Surfing For Earthquakes
Edinburgh, UK (SPX) Aug 26, 2010
A better understanding of the ground beneath our feet will result from research by seismologists and Rapid-a group of computer scientists at the University of Edinburgh. The Earth's structure controls how earthquakes travel and the damage they can cause. A clear picture of this structure would be extremely valuable to earthquake planners, but it requires the analysis of huge amounts of data.
The Rapid team developed a system that performs the seismologists' data-crunching, and have made it easy to use by relying on an interface familiar to all scientists - a web browser.
Seismologists measure vibrations in the Earth at hundreds of observatories across Europe which allows them to study earthquakes as they travel across countries and continents. By measuring the speed and strength of the vibrations at different sites, deductions can be made about the type of ground they have travelled through.
From this information, the structure of the Earth can be constructed. The problem with earthquakes is that they don't occur when and where you need them.
Earthquakes aren't the only things that cause vibrations: road traffic, waves pounding on the beach and even wind and thunder can cause detectable vibrations. These vibrations - known as noise - may lack the strength of earthquakes, but they compensate by being available in huge numbers.
If enough noise is analysed, it is possible to build up information about the Earth's structure. The analysis is not without problems; "You can use noise to analyse the Earth's structure, but you need to analyse huge amounts of data and that's nearly impossible on standard [computers]" explained Andreas Rietbrock, who helped develop the new system with the Rapid team and is Professor of Seismology at the University of Liverpool.
The Orfeus foundation collects seismic data from around Europe and makes it available for analysis through websites like the Earthquake Data Portal (www.seismicportal.eu). Only a few organisations have the resources and technical know-how needed to process this vast store of data.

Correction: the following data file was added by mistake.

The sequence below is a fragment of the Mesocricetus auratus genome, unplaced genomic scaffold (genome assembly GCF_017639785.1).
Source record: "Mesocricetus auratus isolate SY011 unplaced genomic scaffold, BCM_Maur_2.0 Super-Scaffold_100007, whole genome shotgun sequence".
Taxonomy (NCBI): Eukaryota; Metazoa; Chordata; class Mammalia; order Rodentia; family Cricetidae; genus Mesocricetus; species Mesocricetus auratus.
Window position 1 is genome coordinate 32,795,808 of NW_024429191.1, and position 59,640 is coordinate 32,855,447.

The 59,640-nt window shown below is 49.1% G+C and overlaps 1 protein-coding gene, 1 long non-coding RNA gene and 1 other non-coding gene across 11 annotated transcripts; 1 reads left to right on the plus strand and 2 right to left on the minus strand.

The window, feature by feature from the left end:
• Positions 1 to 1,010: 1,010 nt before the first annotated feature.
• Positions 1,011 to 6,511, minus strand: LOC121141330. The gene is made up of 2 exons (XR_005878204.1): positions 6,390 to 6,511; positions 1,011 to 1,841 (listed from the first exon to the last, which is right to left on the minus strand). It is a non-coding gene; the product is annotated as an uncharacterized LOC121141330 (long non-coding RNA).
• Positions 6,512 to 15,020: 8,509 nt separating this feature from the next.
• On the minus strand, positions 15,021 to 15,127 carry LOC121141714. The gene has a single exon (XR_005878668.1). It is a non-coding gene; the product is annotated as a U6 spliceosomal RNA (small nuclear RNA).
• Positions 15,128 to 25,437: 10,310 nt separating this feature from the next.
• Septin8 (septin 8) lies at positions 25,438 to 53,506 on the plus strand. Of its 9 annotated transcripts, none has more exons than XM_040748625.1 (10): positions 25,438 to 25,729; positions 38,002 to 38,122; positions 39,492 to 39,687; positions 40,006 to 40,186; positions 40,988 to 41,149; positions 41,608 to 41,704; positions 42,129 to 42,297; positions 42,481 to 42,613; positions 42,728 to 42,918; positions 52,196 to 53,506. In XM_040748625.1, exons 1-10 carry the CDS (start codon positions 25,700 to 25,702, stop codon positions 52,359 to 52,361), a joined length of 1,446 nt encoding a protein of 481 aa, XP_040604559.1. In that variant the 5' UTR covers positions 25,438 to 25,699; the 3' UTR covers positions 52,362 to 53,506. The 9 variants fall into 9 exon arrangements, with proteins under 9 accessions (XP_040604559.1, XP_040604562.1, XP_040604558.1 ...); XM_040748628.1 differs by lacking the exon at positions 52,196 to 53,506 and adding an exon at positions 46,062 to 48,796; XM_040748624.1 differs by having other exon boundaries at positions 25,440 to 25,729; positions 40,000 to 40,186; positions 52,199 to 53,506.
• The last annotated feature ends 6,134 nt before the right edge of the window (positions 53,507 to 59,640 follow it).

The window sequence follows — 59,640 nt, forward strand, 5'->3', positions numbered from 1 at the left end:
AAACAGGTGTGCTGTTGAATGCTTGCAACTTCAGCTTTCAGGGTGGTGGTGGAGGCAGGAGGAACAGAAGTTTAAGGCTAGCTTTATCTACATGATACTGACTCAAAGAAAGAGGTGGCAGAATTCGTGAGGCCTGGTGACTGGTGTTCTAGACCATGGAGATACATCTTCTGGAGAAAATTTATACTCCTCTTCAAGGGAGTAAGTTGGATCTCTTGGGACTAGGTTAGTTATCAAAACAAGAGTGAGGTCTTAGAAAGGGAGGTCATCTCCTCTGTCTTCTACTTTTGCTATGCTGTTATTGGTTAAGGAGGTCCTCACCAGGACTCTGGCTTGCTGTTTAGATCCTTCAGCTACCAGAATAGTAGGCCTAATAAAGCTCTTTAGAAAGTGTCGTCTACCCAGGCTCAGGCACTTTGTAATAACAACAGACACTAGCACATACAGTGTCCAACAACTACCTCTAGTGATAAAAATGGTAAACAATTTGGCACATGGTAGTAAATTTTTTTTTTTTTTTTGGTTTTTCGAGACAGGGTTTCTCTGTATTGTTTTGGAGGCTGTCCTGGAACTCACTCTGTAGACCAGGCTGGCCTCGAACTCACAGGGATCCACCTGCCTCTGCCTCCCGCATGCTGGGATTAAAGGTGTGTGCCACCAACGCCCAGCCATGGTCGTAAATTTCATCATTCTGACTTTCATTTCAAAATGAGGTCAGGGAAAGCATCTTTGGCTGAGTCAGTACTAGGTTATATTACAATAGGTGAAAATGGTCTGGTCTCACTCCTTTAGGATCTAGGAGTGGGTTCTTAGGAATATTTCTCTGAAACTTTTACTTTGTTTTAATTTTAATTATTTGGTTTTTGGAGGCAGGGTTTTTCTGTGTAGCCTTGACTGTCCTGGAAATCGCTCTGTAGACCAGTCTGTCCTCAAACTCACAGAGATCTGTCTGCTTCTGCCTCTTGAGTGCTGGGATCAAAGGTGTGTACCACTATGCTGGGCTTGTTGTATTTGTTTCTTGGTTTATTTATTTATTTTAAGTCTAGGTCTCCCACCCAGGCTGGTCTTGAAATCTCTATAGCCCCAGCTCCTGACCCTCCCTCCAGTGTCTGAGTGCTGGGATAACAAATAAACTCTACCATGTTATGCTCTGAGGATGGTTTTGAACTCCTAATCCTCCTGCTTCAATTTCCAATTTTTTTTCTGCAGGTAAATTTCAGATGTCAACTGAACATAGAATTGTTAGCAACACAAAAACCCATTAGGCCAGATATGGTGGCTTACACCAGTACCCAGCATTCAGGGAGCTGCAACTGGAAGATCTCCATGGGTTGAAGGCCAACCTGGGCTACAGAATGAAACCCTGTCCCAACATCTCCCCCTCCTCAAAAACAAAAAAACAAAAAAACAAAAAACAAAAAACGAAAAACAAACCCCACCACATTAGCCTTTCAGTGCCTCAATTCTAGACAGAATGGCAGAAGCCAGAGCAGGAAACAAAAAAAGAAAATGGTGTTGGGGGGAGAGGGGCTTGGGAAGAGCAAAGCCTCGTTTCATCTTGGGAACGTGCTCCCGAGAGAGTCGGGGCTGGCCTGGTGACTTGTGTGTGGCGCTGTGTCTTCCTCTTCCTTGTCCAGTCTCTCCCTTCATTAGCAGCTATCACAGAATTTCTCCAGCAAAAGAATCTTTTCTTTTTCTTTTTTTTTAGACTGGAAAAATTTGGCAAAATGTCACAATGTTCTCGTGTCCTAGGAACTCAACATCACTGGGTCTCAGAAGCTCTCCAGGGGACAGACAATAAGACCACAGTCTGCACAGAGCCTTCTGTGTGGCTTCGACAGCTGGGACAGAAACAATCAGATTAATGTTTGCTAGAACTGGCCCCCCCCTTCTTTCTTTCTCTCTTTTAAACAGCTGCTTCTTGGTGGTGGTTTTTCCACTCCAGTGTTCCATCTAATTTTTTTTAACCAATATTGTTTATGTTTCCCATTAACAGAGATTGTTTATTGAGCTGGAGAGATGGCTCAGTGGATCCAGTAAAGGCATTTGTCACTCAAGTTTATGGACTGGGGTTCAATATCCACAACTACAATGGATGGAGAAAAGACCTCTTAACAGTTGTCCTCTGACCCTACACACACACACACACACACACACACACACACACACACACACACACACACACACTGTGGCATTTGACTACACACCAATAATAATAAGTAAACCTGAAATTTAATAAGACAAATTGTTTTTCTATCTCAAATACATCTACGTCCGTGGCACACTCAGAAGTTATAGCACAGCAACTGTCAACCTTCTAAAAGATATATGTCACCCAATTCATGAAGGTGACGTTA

Orfeus asked the Rapid team to develop a system that would allow any seismologist to analyse seismic data using powerful computers located around Europe. "We don't want [seismologists] to have to study how to access [remote] computer power and data" said Torild van Eck, Secretary General of Orfeus "Rapid is, for us, a tool to hide the tricky part of getting, steering and manipulating data".
The Rapid team have developed a reputation for helping scientists use their data, and have worked with everyone from chemists to medics and biologists to engineers.
"It's been great working with the seismologists, because as a community they're very open to trying out new ways of working. And they have really pushed the boundaries of our technology" said Jano van Hemert, leader of the Rapid team. For Orfeus, the team developed a web portal. This takes all the complex computing needed for seismic analysis and hides it behind a standard web browser.
By presenting all of the analysis tools in such a familiar environment, any seismologist-even the most technophobic ones-can use the system. One of the first applications for the Rapid web portal is to allow seismologists to study noise for the analysis of the Earth's structure.
Rapid will build on this work with help from a grant from the UK's Natural Environment Research Council, which has provided funding to explore whether it is possible to predict earthquakes and volcanic eruptions.
The Rapid web portal allows even the smallest seismology groups to perform the kind of analysis that was previously limited to organisations that could afford their own supercomputers. By making this analysis easy, Rapid and Orfeus have brought complex research programmes into the hands of many more seismologists.
More seismologists working together means that results are produced faster, and that means we could soon benefit from a better understanding of the ground beneath our feet.
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